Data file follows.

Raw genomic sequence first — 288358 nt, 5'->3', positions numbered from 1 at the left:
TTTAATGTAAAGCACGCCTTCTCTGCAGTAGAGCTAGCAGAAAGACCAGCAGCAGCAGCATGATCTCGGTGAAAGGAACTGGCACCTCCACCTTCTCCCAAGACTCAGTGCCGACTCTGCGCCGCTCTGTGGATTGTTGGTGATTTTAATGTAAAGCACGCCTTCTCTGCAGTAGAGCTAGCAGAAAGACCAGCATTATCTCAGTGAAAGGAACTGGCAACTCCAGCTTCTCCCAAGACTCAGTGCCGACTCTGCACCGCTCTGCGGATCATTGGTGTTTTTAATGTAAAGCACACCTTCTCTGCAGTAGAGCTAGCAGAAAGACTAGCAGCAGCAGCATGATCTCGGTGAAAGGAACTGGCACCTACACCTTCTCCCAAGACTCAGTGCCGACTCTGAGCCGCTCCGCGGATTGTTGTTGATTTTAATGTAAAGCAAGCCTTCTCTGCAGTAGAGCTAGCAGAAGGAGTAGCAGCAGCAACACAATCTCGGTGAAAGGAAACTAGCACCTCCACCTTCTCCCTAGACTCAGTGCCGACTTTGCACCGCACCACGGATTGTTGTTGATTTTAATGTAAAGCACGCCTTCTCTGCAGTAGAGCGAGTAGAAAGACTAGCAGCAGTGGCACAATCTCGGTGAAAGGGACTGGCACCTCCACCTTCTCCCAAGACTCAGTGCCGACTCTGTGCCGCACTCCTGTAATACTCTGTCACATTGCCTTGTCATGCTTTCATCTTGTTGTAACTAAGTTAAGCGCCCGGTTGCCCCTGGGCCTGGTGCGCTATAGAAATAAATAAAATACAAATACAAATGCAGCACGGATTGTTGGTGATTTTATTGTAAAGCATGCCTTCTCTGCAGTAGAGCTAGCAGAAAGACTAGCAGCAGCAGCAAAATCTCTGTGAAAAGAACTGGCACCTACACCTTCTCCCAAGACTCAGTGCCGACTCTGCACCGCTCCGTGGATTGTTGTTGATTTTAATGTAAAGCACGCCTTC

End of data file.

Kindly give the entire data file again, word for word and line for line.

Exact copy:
Raw genomic sequence first — 288358 nt, 5'->3', positions numbered from 1 at the left:
TTTAATGTAAAGCACGCCTTCTCTGCAGTAGAGCTAGCAGAAAGACCAGCAGCAGCAGCATGATCTCGGTGAAAGGAACTGGCACCTCCACCTTCTCCCAAGACTCAGTGCCGACTCTGCGCCGCTCTGTGGATTGTTGGTGATTTTAATGTAAAGCACGCCTTCTCTGCAGTAGAGCTAGCAGAAAGACCAGCATTATCTCAGTGAAAGGAACTGGCAACTCCAGCTTCTCCCAAGACTCAGTGCCGACTCTGCACCGCTCTGCGGATCATTGGTGTTTTTAATGTAAAGCACACCTTCTCTGCAGTAGAGCTAGCAGAAAGACTAGCAGCAGCAGCATGATCTCGGTGAAAGGAACTGGCACCTACACCTTCTCCCAAGACTCAGTGCCGACTCTGAGCCGCTCCGCGGATTGTTGTTGATTTTAATGTAAAGCAAGCCTTCTCTGCAGTAGAGCTAGCAGAAGGAGTAGCAGCAGCAACACAATCTCGGTGAAAGGAAACTAGCACCTCCACCTTCTCCCTAGACTCAGTGCCGACTTTGCACCGCACCACGGATTGTTGTTGATTTTAATGTAAAGCACGCCTTCTCTGCAGTAGAGCGAGTAGAAAGACTAGCAGCAGTGGCACAATCTCGGTGAAAGGGACTGGCACCTCCACCTTCTCCCAAGACTCAGTGCCGACTCTGTGCCGCACTCCTGTAATACTCTGTCACATTGCCTTGTCATGCTTTCATCTTGTTGTAACTAAGTTAAGCGCCCGGTTGCCCCTGGGCCTGGTGCGCTATAGAAATAAATAAAATACAAATACAAATGCAGCACGGATTGTTGGTGATTTTATTGTAAAGCATGCCTTCTCTGCAGTAGAGCTAGCAGAAAGACTAGCAGCAGCAGCAAAATCTCTGTGAAAAGAACTGGCACCTACACCTTCTCCCAAGACTCAGTGCCGACTCTGCACCGCTCCGTGGATTGTTGTTGATTTTAATGTAAAGCACGCCTTC